However, if 80% of the time you’re thinking about others and investigating how to help others then it’s evident that money is not your motive.
But sometimes money is not the only obstacle that can narrow your motives when it comes to selling faith-based items. There is power, material possession, fame and popularity amongst other things.
The above list of things is not negative. In many aspects one constitutes the other. Jesus never salt any reputation for himself, but when you heal people from diseases with just a touch or being touched. Popularity and fame is going to happen, eventually. So, it’s best to put these motives in the right perspective and do a self-check to make sure your selling things for the right reasons.

Where do you plan to sell?

From the scripture above, Jesus is addressing those that are in the temple, the place of worship. Depending on how you look at things, whether metaphorically or realistically, the word temple serves both as a symbol of the human body and an actually built structure for worship. When Jesus cleansed the temple from the money exchanges, this event serves as reminder to beware that when Jesus enters your temple, expect there will a cleansing of motives.
Jesus cared less about what the money was going to be used for but more about where the money was being exchanged, which was on sacred ground. He had no issue with money or funds, but location is everything.

  • Specifically targeting only Christians or hanging around churches to sell your products is a key indicator that you are more concerned about the market than the beliefs underlining that market.
  • On the contrary, if you plan on allowing your audience to find you and not stalk them shows you are keeping a balanced spiritual perspective on where and how you should market.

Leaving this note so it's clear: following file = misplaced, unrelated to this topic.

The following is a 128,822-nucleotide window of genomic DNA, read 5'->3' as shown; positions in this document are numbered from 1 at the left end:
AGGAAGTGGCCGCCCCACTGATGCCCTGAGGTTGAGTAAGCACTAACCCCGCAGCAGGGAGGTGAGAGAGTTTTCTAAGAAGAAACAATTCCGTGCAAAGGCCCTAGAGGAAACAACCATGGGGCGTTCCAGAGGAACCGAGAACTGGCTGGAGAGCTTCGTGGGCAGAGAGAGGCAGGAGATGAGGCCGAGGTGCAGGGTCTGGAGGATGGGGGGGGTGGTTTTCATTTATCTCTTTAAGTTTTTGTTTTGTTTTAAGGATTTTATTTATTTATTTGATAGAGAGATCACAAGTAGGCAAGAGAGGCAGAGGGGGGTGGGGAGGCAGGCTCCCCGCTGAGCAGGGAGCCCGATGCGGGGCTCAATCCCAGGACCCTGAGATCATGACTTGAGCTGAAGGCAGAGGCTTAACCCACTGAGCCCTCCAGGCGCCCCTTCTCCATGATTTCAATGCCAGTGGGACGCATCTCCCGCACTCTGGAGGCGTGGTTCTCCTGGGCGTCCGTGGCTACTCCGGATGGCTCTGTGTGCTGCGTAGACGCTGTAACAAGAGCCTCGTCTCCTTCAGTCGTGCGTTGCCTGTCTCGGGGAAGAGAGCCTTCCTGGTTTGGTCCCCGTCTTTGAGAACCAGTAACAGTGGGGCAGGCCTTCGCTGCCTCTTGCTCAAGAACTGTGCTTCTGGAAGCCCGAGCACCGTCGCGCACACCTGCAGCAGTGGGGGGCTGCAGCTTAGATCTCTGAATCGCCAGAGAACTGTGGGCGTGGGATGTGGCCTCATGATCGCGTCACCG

What will you do with funds generated from sells?

It’s not totally clear if the funds from the money changers were helping fund the temple. But if money was being exchanged for oxen, sheep and doves, it’s highly believed that the ruling political authority was definitely getting their portion of the moneys by way of taxes. From biblical writings this is not wrong, but encouraged.
“Give what is to Ceasar’s, Caesar’s and what is to God, God’s.”

  • Thinking of the next pair of fresh sports gear or the next video game console you plan to purchase from money gain from selling that popular scripture branded t-shirt? Then this thinking may very well demonstrate a materialistic frame of mind that benefits one’s self.
  • Or are you asking could this money help someone else, feed a child or help a homeless family or even take care of members of your family going through difficult times; even when your struggling financially yourself. If this is the case, you’ve just leaned toward being a free giver.

The above are just a few questions that I use to gauge my motives, where I plan to place designs and what is the initial plans for funds gained. Asking myself the above questions, has guided me in design, how to price it or whether to give it away for free.

By no means are the above questions an end all or be all when comes to investigating one’s own spiritual convictions. We are all different and have different means of expressing our spiritual relationships. The above points are meant to help those that may have struggle with whether to start a business that involves a form of vocational Christian ministry.
If your selling Christian faith-based items I would like to hear your thoughts or advise in the comments below as well.